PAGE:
When one thinks of Asian superstars, two names come to mind: Jackie Chan and Jet Li. But while Jackie Chan has worked consistently to be more than "that Asian guy who can do cool flips," Jet Li has been stuck in the martial arts genre since his American film debut in Lethal Weapon 4. Hopefully, though, all that is about to change.

With Focus Features’ Unleashed, Li takes on a different type of action movie. The film focuses on Danny (played by Li), a man raised like an attack dog rather than a human. Trained to kill on command, Danny has gone virtually his entire life without any sort of normal human education. When his owner (Bob Hoskins) is shot, Danny enters a world he’s never known – a world filled with compassion, respect and love – when he’s taken in by a blind piano tuner named Sam (played brilliantly by Oscar-winner Morgan Freeman).

Despite the intense and graphic action sequences, Li believes Unleashed will show Hollywood that he can do more than just action films – he can act, too.

"I’ve never played this role before," Li states. "This isn’t your typical action film. I met with my acting coach two months before shooting to help me forget who Jet Li is. I had to get inside of Danny and know what he was thinking. We would visit the dog pound and I would look into their eyes and study their reactions. Then on set I had to ask, ‘Are you really Danny?’ I was surrounded by great actors who helped make me believe I was Danny."

For Li, each American film is an attempt for him to branch out into Hollywood and prove he can take on other genres. With Unleashed, Li gets to show a more dramatic side than viewers are used to seeing when he becomes a part of Sam’s family. Viewers get to see Li not only change mentally as he becomes accustomed to his new human world, but also emotionally as he becomes attached to his new family. This storyline, Li believes, not only helps showcase him as an actor, but also helped the film escape a harsher rating due to its extremely violent action scenes.

"The rating wasn’t a problem because, although there is a lot of violence in the beginning, [the moral of] the story is that love is more powerful than violence," he says. "Violence isn’t the only solution. It is if you are an animal, but we are humans."

Working alongside the great Morgan Freeman, Li also got a chance to witness firsthand how one of Hollywood’s A-list actors works. Li – who has been attached to Unleashed alongside writer Luc Besson for three years – recalls how Freeman joined the cast.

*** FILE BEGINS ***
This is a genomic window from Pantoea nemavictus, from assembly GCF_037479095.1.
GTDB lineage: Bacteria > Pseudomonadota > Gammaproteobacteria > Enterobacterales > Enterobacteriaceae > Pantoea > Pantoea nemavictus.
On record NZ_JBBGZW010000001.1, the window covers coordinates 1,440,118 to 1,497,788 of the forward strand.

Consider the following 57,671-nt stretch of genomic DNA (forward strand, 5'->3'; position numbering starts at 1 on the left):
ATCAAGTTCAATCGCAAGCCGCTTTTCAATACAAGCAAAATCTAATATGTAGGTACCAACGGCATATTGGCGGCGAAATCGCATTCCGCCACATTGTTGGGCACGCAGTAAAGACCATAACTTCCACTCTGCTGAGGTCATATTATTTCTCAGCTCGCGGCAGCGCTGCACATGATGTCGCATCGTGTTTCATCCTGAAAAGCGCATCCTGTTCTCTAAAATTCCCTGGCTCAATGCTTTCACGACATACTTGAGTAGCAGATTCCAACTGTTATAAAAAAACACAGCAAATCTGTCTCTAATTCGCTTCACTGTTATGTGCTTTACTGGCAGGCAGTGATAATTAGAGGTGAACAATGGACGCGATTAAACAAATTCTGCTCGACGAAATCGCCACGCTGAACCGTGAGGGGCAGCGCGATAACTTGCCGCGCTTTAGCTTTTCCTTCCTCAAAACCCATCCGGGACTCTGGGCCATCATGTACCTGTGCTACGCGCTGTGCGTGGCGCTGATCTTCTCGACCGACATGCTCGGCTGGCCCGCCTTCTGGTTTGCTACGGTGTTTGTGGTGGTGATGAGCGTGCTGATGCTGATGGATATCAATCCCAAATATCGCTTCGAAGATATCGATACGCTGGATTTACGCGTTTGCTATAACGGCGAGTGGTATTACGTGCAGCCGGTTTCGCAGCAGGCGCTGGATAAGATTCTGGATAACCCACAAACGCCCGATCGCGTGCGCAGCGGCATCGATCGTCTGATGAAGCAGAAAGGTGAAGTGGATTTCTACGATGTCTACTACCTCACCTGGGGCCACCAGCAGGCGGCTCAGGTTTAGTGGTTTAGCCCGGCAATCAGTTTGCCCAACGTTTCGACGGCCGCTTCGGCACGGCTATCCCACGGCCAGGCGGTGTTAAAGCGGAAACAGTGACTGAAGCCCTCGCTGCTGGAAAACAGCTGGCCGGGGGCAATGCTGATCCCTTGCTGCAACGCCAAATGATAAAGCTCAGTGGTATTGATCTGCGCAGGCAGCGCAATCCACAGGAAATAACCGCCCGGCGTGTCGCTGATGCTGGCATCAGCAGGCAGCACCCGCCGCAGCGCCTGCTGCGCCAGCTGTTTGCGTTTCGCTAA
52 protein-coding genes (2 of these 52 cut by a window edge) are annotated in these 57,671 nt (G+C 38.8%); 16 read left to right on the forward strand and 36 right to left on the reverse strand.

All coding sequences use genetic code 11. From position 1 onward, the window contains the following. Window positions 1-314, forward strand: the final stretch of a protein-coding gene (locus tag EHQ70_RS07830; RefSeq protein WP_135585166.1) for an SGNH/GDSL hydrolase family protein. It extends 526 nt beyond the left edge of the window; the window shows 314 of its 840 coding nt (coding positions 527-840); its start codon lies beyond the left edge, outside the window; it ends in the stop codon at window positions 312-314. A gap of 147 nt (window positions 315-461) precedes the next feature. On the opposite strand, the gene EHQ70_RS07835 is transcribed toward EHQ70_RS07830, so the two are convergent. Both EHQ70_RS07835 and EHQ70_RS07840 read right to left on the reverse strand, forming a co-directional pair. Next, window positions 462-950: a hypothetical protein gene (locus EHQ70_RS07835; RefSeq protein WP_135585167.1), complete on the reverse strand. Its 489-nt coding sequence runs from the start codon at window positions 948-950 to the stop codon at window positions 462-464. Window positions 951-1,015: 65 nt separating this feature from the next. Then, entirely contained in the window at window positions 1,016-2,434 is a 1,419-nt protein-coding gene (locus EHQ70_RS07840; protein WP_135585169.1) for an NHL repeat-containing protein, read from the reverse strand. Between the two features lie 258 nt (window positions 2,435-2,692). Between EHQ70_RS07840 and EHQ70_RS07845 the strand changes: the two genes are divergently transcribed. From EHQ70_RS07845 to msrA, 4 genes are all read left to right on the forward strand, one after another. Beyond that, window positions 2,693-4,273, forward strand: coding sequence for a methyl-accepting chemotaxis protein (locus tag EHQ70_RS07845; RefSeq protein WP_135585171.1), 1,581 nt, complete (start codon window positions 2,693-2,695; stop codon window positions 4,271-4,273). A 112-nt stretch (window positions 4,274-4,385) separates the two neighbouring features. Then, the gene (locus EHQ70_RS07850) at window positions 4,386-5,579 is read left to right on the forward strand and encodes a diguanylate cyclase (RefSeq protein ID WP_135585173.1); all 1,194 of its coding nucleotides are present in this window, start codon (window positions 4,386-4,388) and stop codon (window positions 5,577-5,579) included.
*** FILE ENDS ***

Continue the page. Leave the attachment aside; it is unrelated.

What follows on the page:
"The role of Sam was always based on music, and when it was decided he would be a piano tuner Besson said, ‘What about Morgan Freeman?’ My manager, who is also a producer on the film, thought it was a good idea.

"It wasn’t until two days before shooting began, though, that Morgan decided to play it blind," Li continues. "He said, ‘Blind is better.’ We just trusted him."

Trust plays a big part in making any Jet Li film. To avoid getting killed, Li must trust his co-workers and crew as much as he trusts himself. Although he’s proven himself to be a great stuntman (Li began his career as an action star when he was only 17), as Li’s popularity grows among American audiences, so does his paycheck. This makes directors and studios a bit more hesitant to let the star of their films do all his own stunts.

"It’s not just the studio and the director, it’s also the insurance companies," Li states. "They don’t want to cover me if I get hurt. They don’t even want to cover the stuntmen."

Luckily for them, there were no accidents on the Unleashed set, although Li says, "Everyone got hurt."

While onscreen, Li typically uses martial arts to kick everyone else’s butts. In real life, though, he says that martial arts should only be practiced for one of four reasons: as a form of self-defense, to become more athletic, as a form of entertainment (i.e. movies) or for health reasons. When asked what reason attracted him to martial arts as a kid, he replies with none of the above.

"I was 8, so I knew nothing about martial arts," Li recalls. "My father died when I was 2, and my Mom always had a big heart. I would do anything to show her I was a good son. I wanted to make her proud. My coach said, ‘Martial arts.’"

What started out as a hobby to merely make Mom proud quickly became Li’s namesake, so one has to wonder why he’s so eager to leave behind the genre of storytelling that’s made him famous. While Li is already at work on another film in China, he’s keeping his fingers crossed that Unleashed will help him establish both facets of his personality with American audiences: Jet Li the action hero and Jet Li the Hollywood actor.

"[I noticed] Hong Kong storytelling may only work for Asia, so I always want to work with a writer who understands the American audience," Li says. "I want to work with a writer who will create something new, different characters, so I can continue to try and prove myself.

"But while I may want to do a comedy, right now it’s not for the studio," he continues. "The studio wants what the fans want, and fans want Jet Li action movies. If the fans start to believe I can do drama or comedy, then the studio will offer me a drama or comedy. To say, ‘I want to do a comedy’ is just a daydream. Hopefully when fans see this movie they will see my heart went into making this film and that I can do more than just action."

For now, though, Li can only wait to see what the public’s response to his softer side will be.

Unleashed releases in theaters May 13.